• Russia’s nuclear deterrent was in good shape and new weapon systems would be inducted in the future, according to the Russian President.
    3. Defence Spending for 2009 Increased by 27%: Prime Minister Vladimir Putin announced a 27 per cent increase in Russia’s defence spending in 2009, to $53 billion.

  5. Russian Economy:
    1. Plan to Shift the focus of Russia’s Foreign Trade from Europe to Asia, Prioritising India and China:
      • Russia plans to shift the focus of its foreign trade from Europe to Asia, giving priority to India and China.
      • Russia’s Foreign Trade Strategy through 2020 approved by the Russian Cabinet in October 2008, called for reorienting the foreign trade gradually from the European to Asian markets.
      • Russia plans to step up economic ties with India, China, Iran, Afghanistan and Mongolia.
      • The Foreign Trade Strategy called for closer economic integration with ex-Soviet allies in the Russia-led Eurasia Economic Union - Belarus, Kazakhstan, Uzbekistan, Kyrgyzstan and Tajikistan.
      • China and India would replace Europe as Russia’s main trading partners as they are the key markets which have been growing more dynamically than the European Union, according to Russian officials.
    2. Oil and Gas will Dominate Russia’s Exports, however, the share of engineering goods in Russia’s exports would be doubled by 2020.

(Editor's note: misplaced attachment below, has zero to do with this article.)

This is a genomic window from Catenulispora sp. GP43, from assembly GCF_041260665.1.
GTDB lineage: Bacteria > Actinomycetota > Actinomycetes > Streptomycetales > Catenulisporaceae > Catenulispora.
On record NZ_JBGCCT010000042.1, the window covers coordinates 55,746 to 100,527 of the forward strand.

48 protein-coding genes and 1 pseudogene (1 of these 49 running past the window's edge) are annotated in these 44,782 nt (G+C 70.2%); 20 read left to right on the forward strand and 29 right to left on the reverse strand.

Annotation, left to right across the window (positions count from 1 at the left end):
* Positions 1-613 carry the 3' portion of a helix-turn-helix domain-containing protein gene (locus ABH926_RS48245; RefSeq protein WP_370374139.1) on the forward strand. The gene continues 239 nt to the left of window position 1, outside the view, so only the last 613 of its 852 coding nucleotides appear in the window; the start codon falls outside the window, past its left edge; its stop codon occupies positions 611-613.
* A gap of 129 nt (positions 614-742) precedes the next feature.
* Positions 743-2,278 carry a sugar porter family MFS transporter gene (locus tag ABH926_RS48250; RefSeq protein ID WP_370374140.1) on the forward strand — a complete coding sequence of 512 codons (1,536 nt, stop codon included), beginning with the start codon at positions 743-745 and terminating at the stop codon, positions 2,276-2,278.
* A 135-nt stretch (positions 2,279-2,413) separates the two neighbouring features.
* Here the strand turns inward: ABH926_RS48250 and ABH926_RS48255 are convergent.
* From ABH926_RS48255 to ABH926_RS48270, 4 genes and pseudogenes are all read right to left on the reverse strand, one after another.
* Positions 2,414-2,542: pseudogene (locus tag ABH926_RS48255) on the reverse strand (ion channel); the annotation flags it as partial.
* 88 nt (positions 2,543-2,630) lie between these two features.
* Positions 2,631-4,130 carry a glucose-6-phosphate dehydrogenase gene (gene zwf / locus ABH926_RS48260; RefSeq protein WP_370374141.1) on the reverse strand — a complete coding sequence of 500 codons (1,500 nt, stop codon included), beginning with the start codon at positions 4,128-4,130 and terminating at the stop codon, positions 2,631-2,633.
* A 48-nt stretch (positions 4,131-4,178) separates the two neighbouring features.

3. Russia and China Signed a Deal to Build an Oil Pipeline from Siberia across the Chinese Border:
      In October 2008 Russia and China signed a deal to build an oil pipeline from Siberia across the Chinese border.
      The deal provides for the supply of about 15 million tonnes of oil per year.

    4. Russia-China Trade reaches $50 Billion in 2008: Trade between Russia and China touched $50 billion in 2008 and was projected to increase between $60 and $80 billion by 2010. Russian Prime Minister Vladimir Putin called for switching in trade with China from dollars to roubles and yuan.
    5. Global Financial Crisis had an Adverse Impact on Russia’s Economic Boom: Analysts point out that the global financial crisis has adversely impacted Russian economy boom driven by high oil prices. The Russian economy was fast moving towards recession. However, the Russian Government insists that the GDP would grow between 2 per cent and 3 per cent next year.

  6. Russia’s Relations with the US:
    • Russia Welcomed US Offer to Reset Relations: In February 2009, Russia welcomed an offer by the US to reset relations with Russia. This was seen as a sign that the former Cold War rivals could repair their strained relations under the new US President Barack Obama.
    • US Vice-President Joe Biden said that it was time to end the dangerous drift in relations between the US and Russia.
    • The US would not agree with Russia on everything, but the US and Russia can disagree and still work together where their interests coincide, according to Mr. Biden.
    • Russia announced that it would allow US supplies for Afghanistan to cross it territory to avoid Pakistan where supply lines are being threatened by military attacks. However, Russia made it clear that only nonlethal US supplies would be permitted across its territory.
    • The US and Russia are engaged in a great game in Central Asia where Kyrgyzstan asked the US to close its air base in that country. The future of the US air base is the symptom of deeper contest between the US and Russia to wrest control over Central Asia.
    • Russia offered that it would not install missiles near Poland if the US dropped its plans for an Eastern European based missile defence system. The Obama Administration has so far not responded to Russia’s offer.
Published date : 04 Jan 2010 05:12PM